WASHINGTON — A new report is recommending closer Congressional scrutiny of a Bush administration monitoring program for Vietnamese apparel imports.
The administration launched the initiative — opposed by importers and backed by domestic textile firms — in January to determine whether Vietnamese apparel imports are being dumped in the U.S. market for less than the cost of production or below the sale price in their home market.
The move came at the urging of textile-state elected officials and producers who contend that Vietnamese imports are subsidized by the government, putting U.S. producers at a competitive disadvantage now that quotas have been removed on Vietnam's imports.
In its first biannual review this year, the Commerce Department, which oversees the monitoring initiative, decided against launching an antidumping case, which could have led to punitive tariffs on apparel imports.
The new report by the Congressional Research Service, an arm of Congress, suggested seven areas that lawmakers might examine to determine whether the program is legal and viable. The 40-page analysis said Commerce's review "provided little resolution or clarity to a number of questions raised about the authority and the necessity of establishing such a monitoring program."
Importers were heartened by the agency's findings and suggestion that Congress could "revisit" the question of the Commerce's "legal authority" to establish the program. The agency also suggested that Congress could analyze importers' claims that the monitoring program has "stunted trade" with and investments in Vietnam.
"It definitely has things that bolster some of our main argument as far as the negative impact on trade [forcing importers to shift business to other countries due to the uncertainty] and the question about statutory authority," said Erik Autor, vice president and international trade counsel at the National Retail Federation. "It helps us make our case that the program should be scrapped."
A recommendation cited by the domestic textile industry said Congress could pass legislation "designed to counteract perceived unfair trade practices by Vietnam" in its apparel exports to the U.S. The report said Congress could pass legislation making it easier to initiate antidumping or countervailing duty cases involving nonmarket economies such as Vietnam and China.
"I think it raises the point that the government explicitly recognizes Vietnam as a large, state-owned and state-subsidized textile and apparel sector that distorts trade and harms domestic manufacturers," said Cass Johnson, president of the National Council of Textile Organizations.
Breaking News: @louisvuitton's men's artistic director @mrkimjones is leaving the French fashion house after nearly 7 years. Jones joined Louis Vuitton in 2011, following a three year tenure as creative director of British luxury goods brand Alfred Dunhill. Jones is to exit Louis Vuitton after showing his fall 2018 collection for the brand in Paris on Thursday. Read the full exclusive story on WWD.com. Link in bio. #wwdnews #wwdfashion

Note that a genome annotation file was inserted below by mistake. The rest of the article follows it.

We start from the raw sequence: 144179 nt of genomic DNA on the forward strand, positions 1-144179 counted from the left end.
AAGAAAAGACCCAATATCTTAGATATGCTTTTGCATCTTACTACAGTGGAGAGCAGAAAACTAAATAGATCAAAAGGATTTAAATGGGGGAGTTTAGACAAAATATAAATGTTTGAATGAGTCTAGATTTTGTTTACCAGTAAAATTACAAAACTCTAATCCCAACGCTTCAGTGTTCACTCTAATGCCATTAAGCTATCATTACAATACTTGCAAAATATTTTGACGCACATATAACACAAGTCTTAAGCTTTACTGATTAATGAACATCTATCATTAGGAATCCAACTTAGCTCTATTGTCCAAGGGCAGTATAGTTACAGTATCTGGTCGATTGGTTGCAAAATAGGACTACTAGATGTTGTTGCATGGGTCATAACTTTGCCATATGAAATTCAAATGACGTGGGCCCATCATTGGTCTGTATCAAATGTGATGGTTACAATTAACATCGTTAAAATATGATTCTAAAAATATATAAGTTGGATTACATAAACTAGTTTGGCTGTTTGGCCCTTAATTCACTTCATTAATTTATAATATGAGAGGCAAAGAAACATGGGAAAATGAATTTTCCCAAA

For men’s fall 2018, @giuseppezanotti drew on elements from streetwear, sport, biker, combat and rock ‘n’ roll. Pictured here are a pair of shoes from the collection, featuring zippers, rhinestones, and silver hardware. Head to WWD.com to see a roundup of the accessories from Milan’s men’s fall 2018 shows. #wwdfashion (📷: Andrea Delb)
To celebrate the 25th anniversary of @ralphlauren’s snowboarding collection, the brand is mining its archives. The iconic brand is reintroducing vintage styles and dropping new designs for a color capsule that will be available in Ralph Lauren stores and @openingceremony on January 25. The capsule will consist of 10 pieces, including the Snow Beach Pullover, pictured here, which is a collector’s item that rapper Raekwon wore in Wu-Tang Clan’s “Can It Be All So Simple” video. #wwdfashion (📷: Tom Gould)
For @rochasofficial’s pre-fall 2018 collection, creative director Alessandro Dell’Acqua channeled the sophisticated and intriguing Catherine Denevue in the film “Belle de Jour.” Polished collarless coats, midi skirts, suits and ’60s graphic motifs were all featured in the collection, adding a sense of discreet luxury. See the rest of the photos on WWD.com #wwdfashion
“We tried to produce clothing of that couture quality, but the most daunting part was that we only had a matter of days [to do it],” said costume designer Lou Eyrich, who recreated Gianni Versace’s iconic looks for @americancrimestoryfx. Eyrich searched online retailers and vintage shops for original pieces from the design house and for @penelopecruzoficial, who plays Donatella Versace. Head to WWD.com to read how she created the Versace world. #wwdfashion
Only three months after her stellar debut catwalk season, @kaiagerber has inked her first big design collaboration –– with @karllagerfeld. The collection blends Lagerfeld’s Parisian chic aesthetic and the model’s signature West Coast casual style via RTW, accessories, footwear and more. The #KarlLagerfeldxKaia collection will launch in September with a series of events. Get all the details on WWD.com. #wwdnews #wwdfashion
Harrods plans to remove the famous statue of Princess Diana and Dodi Al Fayed from the bottom of the Egyptian escalators and hand it back to Mohamed Al-Fayed. “We are very proud to have played our role in celebrating the lives of Diana, Princess of Wales and Dodi Al Fayed at Harrods and to have welcomed people from around the world to visit the memorial for the past 20 years,” said Michael Ward, Harrods managing director. “With the announcement of the new official memorial statue to Diana, Princess of Wales at Kensington Palace, we feel that the time is right to return this memorial to Mr. Al Fayed and for the public to be invited to pay their respects at the palace.” More on the news, with reporting by @loreleimarfil, at WWD.com. #wwdnews